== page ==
Abstract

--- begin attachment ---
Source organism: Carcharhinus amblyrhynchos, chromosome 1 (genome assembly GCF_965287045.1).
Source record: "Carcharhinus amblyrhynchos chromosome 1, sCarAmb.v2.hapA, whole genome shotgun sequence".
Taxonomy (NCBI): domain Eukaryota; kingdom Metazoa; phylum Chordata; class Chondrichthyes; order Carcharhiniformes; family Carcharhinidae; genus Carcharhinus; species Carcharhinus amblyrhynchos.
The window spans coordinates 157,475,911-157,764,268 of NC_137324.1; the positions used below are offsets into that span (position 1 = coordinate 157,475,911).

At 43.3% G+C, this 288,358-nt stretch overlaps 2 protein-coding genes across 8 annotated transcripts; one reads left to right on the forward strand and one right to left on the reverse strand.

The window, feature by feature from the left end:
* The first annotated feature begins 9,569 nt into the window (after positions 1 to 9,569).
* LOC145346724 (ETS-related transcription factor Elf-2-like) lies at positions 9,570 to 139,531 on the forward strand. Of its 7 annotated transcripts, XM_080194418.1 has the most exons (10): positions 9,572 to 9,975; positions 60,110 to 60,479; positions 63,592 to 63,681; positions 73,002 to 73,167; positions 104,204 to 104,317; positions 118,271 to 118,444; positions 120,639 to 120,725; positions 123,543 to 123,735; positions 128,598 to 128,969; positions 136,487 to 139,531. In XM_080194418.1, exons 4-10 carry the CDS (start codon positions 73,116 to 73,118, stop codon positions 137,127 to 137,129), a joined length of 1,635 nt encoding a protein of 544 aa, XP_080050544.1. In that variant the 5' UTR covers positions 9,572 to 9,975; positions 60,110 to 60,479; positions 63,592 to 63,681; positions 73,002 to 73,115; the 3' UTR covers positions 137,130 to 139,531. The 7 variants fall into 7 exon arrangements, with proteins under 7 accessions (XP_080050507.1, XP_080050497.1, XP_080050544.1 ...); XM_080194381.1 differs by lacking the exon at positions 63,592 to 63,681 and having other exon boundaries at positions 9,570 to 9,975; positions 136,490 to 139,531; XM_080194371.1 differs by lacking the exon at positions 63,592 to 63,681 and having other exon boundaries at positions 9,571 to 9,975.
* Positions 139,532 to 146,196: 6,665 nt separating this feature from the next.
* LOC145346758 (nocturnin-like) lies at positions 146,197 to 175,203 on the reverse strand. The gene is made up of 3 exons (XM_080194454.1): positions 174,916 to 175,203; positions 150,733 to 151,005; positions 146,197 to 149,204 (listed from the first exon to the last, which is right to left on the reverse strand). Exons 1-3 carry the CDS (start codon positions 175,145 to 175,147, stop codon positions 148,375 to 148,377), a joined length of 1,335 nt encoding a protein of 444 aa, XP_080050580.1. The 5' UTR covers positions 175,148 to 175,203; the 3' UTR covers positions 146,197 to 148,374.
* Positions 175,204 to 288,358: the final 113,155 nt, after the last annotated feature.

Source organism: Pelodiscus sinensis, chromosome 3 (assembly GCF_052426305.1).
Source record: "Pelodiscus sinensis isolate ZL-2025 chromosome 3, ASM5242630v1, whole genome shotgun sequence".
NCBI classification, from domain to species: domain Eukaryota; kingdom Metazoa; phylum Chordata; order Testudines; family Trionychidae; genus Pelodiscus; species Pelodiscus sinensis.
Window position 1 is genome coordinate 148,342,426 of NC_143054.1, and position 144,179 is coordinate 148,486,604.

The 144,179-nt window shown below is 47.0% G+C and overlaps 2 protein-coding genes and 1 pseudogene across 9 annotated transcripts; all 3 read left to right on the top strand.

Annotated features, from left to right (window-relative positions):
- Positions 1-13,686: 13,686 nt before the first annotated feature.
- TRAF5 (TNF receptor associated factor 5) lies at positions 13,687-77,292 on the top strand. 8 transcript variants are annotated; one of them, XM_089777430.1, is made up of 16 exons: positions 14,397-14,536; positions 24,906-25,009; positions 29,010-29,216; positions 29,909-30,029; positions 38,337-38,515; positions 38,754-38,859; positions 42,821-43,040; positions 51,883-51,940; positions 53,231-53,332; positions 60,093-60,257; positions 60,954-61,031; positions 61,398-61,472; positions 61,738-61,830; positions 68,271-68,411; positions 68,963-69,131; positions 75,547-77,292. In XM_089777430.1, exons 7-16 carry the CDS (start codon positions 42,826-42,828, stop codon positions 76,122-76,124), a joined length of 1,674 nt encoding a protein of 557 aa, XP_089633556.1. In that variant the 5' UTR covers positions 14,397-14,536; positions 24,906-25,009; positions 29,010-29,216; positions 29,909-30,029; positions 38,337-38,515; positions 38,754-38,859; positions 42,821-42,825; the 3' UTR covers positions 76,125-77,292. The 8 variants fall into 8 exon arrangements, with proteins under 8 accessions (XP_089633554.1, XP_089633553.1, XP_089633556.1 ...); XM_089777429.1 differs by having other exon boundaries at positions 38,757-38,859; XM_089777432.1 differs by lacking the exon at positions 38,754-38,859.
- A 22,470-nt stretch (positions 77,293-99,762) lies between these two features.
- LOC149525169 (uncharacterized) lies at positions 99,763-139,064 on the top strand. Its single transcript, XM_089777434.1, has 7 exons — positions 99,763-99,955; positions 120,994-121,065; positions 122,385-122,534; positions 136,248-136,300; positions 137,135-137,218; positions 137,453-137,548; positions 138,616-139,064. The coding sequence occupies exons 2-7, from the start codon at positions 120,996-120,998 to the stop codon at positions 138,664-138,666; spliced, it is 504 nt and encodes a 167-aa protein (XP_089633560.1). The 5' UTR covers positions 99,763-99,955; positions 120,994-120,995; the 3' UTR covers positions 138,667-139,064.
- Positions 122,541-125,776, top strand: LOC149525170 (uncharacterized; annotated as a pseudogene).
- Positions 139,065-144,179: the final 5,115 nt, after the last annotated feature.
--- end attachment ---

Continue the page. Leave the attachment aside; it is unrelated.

Examination of properly evaluated historical maps of the preurban (that is, 1770 to 1867) sedimentary barrier bordering northern Biscayne Bay in southeastern Florida indicates (1) net shore retreat averaging about 3.0 m/yr in the northern Atlantic portion of the barrier; (2) net spit accretion in two areas to the south, the first averaging about 70 m/yr and the second adding about 1,000,000 m2 to the barrier; (3) the migration and subsequent closing of a tidal inlet by A.D. 1822; (4) the opening of a new tidal inlet sometime between 1829 and 1838; (5) a probable association between these processes and bedrock topography; and (6) the positive value of historical maps as data bases for certain types of coastal change, especially in urban areas.

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